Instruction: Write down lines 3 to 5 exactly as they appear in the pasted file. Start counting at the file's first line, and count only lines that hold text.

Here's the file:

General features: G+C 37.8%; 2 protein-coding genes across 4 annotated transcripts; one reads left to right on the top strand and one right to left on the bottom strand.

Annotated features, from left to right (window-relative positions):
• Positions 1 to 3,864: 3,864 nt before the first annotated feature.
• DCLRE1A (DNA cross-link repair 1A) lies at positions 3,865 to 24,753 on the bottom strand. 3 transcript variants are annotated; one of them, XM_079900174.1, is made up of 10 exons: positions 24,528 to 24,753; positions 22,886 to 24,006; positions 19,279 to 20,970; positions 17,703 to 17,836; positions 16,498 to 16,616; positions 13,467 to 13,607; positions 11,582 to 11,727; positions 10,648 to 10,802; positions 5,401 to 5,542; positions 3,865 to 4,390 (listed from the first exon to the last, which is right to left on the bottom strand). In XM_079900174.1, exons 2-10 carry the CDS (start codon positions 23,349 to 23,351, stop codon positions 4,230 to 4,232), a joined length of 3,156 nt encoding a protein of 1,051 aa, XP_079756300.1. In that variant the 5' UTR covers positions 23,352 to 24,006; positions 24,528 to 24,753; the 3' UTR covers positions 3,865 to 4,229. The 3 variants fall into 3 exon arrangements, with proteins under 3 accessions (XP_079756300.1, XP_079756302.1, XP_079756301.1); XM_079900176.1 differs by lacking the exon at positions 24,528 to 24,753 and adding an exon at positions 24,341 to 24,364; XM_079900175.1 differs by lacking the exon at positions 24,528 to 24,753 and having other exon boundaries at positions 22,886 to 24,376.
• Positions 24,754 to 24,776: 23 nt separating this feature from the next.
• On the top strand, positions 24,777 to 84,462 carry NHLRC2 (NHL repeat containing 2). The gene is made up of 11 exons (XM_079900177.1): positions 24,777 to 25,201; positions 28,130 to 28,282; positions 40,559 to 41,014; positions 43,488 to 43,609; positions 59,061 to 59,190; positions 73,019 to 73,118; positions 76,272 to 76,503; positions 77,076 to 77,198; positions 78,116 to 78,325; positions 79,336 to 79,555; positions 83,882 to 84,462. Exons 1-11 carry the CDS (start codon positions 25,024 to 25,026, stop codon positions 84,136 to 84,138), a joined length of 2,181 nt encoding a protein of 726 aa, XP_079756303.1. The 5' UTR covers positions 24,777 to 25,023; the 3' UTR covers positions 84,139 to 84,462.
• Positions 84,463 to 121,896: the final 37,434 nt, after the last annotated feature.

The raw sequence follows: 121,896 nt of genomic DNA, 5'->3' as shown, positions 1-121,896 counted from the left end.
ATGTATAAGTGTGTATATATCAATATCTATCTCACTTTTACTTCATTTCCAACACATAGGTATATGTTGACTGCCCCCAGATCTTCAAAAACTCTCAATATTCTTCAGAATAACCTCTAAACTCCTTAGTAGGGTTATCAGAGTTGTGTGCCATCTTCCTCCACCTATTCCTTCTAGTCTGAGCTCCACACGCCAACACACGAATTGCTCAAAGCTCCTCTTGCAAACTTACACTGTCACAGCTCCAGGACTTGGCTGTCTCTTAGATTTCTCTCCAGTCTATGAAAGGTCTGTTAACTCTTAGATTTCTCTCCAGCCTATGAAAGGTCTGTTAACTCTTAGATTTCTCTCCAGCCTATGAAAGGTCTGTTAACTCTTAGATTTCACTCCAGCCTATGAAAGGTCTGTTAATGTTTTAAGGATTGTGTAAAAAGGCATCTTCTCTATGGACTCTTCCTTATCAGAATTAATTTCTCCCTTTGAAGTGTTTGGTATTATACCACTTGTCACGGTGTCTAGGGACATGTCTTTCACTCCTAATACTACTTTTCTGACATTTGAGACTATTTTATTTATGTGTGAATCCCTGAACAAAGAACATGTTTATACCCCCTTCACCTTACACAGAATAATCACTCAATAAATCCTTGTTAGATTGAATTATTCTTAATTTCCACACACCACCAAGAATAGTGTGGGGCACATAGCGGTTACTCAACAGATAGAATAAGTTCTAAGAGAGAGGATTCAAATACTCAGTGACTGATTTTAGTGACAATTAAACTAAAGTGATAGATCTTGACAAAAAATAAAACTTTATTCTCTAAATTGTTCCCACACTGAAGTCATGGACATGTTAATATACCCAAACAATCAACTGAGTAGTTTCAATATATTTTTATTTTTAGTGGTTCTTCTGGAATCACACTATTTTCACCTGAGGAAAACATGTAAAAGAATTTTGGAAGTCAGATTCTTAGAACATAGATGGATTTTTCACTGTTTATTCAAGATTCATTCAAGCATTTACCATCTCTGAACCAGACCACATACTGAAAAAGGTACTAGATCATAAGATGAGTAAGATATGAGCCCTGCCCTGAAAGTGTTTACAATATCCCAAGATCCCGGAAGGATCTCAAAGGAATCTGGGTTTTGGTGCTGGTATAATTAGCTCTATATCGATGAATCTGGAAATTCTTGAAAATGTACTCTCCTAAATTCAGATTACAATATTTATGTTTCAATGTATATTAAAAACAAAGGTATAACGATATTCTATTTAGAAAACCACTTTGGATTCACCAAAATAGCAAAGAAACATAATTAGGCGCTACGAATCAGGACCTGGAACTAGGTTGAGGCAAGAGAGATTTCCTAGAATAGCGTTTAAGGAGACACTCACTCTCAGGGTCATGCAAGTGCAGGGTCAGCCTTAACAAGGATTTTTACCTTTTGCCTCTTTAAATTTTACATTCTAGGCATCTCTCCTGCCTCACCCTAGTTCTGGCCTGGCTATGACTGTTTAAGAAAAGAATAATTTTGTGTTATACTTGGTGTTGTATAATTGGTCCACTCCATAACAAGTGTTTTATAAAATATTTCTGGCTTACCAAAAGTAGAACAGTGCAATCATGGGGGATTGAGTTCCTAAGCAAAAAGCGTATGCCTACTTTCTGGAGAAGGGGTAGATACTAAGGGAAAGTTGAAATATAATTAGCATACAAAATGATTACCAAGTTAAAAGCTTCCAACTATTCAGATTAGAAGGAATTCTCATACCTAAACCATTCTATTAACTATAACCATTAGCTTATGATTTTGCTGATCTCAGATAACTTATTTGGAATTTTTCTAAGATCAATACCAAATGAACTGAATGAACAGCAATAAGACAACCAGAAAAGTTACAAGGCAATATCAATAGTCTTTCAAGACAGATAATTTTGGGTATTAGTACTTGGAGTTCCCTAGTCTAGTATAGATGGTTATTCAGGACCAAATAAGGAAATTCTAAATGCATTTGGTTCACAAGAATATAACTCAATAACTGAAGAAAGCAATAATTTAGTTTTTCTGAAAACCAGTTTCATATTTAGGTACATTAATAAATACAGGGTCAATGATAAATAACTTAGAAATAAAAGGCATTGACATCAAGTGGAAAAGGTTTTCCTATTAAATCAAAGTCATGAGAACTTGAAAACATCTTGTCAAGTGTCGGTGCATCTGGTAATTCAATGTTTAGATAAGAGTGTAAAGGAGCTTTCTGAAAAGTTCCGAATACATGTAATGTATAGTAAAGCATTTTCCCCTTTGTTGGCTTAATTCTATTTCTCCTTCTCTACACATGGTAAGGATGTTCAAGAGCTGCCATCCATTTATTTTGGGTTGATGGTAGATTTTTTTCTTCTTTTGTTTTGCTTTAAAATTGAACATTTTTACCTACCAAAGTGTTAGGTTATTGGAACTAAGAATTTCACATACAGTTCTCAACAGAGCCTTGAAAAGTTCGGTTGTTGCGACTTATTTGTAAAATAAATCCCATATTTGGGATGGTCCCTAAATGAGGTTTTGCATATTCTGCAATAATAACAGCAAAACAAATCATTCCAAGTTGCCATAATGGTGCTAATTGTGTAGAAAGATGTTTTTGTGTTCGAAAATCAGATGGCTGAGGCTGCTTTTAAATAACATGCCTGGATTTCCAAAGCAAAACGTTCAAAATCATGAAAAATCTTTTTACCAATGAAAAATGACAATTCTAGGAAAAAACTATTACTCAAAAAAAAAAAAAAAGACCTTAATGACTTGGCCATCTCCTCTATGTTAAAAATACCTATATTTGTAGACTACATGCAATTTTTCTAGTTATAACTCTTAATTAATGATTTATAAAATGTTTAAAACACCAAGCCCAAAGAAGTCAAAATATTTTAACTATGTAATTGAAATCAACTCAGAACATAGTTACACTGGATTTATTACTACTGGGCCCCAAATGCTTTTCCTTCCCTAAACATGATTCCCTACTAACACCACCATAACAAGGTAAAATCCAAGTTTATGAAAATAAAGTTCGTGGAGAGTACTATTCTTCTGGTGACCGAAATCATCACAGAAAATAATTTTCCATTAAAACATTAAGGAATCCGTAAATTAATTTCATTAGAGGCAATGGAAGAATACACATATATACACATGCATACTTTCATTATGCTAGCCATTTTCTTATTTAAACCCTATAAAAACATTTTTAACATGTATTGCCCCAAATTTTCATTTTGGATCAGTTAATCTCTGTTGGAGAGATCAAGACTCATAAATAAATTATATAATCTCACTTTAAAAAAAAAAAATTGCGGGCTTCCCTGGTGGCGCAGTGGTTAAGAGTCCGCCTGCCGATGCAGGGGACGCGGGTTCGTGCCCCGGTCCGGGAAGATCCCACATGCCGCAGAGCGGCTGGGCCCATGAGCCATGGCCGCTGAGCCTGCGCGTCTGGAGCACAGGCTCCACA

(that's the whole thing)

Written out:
• Positions 1 to 3,864: 3,864 nt before the first annotated feature.
• DCLRE1A (DNA cross-link repair 1A) lies at positions 3,865 to 24,753 on the bottom strand. 3 transcript variants are annotated; one of them, XM_079900174.1, is made up of 10 exons: positions 24,528 to 24,753; positions 22,886 to 24,006; positions 19,279 to 20,970; positions 17,703 to 17,836; positions 16,498 to 16,616; positions 13,467 to 13,607; positions 11,582 to 11,727; positions 10,648 to 10,802; positions 5,401 to 5,542; positions 3,865 to 4,390 (listed from the first exon to the last, which is right to left on the bottom strand). In XM_079900174.1, exons 2-10 carry the CDS (start codon positions 23,349 to 23,351, stop codon positions 4,230 to 4,232), a joined length of 3,156 nt encoding a protein of 1,051 aa, XP_079756300.1. In that variant the 5' UTR covers positions 23,352 to 24,006; positions 24,528 to 24,753; the 3' UTR covers positions 3,865 to 4,229. The 3 variants fall into 3 exon arrangements, with proteins under 3 accessions (XP_079756300.1, XP_079756302.1, XP_079756301.1); XM_079900176.1 differs by lacking the exon at positions 24,528 to 24,753 and adding an exon at positions 24,341 to 24,364; XM_079900175.1 differs by lacking the exon at positions 24,528 to 24,753 and having other exon boundaries at positions 22,886 to 24,376.
• Positions 24,754 to 24,776: 23 nt separating this feature from the next.